Elder statesmen celebrate finale

Steven C. Vogel
October 19, 2005
Filed under News

Platters of food, a farmers market, political debates and well-known personalities. All of these elements accurately resemble The Bakersfield Business Conference, an event that concluded its 21-year run Oct. 8.

“Everything has its cycle, and I think it’s best to go out on top. We’ve had a great run, and now is the time to move on,” said George Martin, senior partner of the law firm of Borton, Petrini, & Conron, LLP, the firm responsible for the operation of the conference.

This annual conference has helped to bring a variety of well-known personalities to Bakersfield, while helping to improve the overall image of the community on a national spectrum.

“This conference has put Bakersfield on the map – he (Martin) has done so much for this community. I think that the loss of this conference is a huge loss for our community,” said Lynette Johnson, a longtime neighbor of Martin and business conference attendee.

During years past, the lineup of speakers included Ronald Reagan, Dan Rather, George H.W. Bush, Phyllis Diller, Dick Cheney and George Foreman. This year is was no different. Included in the lineup of speakers was former attorney general John Ashcroft, conservative journalist Sean Hannity, Forbes Magazine founder Steve Forbes and motivational speaker and former NFL quarterback Terry Bradshaw. The speakers offered their thoughts on political and social issues.

A number of topics were discussed, including the war in Iraq, the 2008 presidential election, and a vast array of conservative-targeted topics. The diversity of the conference is reflected in the guest speakers, from Oliver North to Sean Hannity to former Secretary of Education William Bennett. Bennett, who has recently been in the media limelight regarding comments made on his radio program, was the most anticipated of the speakers.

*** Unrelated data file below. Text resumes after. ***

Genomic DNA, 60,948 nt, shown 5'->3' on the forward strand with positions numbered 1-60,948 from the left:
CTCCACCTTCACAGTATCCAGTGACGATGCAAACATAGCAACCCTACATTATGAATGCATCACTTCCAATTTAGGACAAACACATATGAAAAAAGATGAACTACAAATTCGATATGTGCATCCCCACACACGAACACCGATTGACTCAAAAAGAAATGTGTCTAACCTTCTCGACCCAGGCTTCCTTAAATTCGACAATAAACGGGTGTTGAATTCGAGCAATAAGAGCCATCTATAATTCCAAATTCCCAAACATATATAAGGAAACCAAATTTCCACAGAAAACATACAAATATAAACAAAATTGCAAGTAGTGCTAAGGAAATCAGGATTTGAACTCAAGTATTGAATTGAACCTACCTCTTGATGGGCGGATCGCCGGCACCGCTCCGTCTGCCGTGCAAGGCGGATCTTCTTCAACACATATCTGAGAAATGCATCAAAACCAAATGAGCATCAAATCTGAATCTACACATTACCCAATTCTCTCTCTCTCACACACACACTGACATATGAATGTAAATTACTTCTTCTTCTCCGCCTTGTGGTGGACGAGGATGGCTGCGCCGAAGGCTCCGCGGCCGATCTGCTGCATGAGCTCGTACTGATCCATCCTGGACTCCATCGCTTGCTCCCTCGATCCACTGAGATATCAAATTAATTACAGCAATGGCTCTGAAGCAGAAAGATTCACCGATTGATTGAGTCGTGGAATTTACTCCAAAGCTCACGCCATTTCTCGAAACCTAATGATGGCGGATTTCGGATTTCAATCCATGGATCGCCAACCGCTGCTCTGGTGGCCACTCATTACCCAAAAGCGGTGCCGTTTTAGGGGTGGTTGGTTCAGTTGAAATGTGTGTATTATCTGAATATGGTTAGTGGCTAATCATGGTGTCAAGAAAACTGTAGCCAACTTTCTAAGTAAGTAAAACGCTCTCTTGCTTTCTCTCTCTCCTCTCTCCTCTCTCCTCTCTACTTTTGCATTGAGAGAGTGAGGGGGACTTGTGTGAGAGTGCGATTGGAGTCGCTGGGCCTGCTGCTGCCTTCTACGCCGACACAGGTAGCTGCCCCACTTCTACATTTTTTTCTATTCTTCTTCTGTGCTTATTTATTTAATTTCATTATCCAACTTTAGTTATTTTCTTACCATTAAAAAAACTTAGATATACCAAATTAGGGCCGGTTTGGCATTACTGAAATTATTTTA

Others had their say, though.

While discussing the 2008 presidential election, Hannity, co-host of the political commentary show “Hannity & Colmes,” said “I will not sleep, rest, or give up. I will fight. We will make sure that ‘she’ (referring to Hillary Clinton) never ever becomes president of this country.”

In addition to the lineup of speakers, attendees had the opportunity to hear a number of debates on various propositions to be voted on during the Nov. 8 special election called by Gov. Arnold Schwarzenegger. Assemblyman Kevin McCarthy was one of the many local politicians on hand to answer questions from those in attendance.

“My advice to you (the voters) is to vote yes on propositions 74 through 78, and vote no on both 79 and 80. Props 79 and 80 will only cost taxpayers more in the long run, while they place further constraints on the healthcare system in our state. We have to have real reform in this state, and the passage of these propositions will ensure this reform,” McCarthy said.

At the conclusion of the speaking section of the conference, large amounts of confetti fell from above, helping to signify the end of an era. Attendees were treated to a picnic style dinner and were invited to come back for an evening of dancing and entertainment. In addition, Martin announced that a fundraising dinner would be held by his law firm sometime in November, in an attempt to raise the funds needed to build a veteran memorial in Bakersfield.

Oliver North, host of the Fox Network’s “War Stories” and an invitee of the conference four separate times during its 21-year history, summed up the Bakersfield Business Conference. “This conference truly signifies the end of an era for Bakersfield and its residents,” he said.

“I will miss being invited to speak at this event, and I am sure others will as well.”

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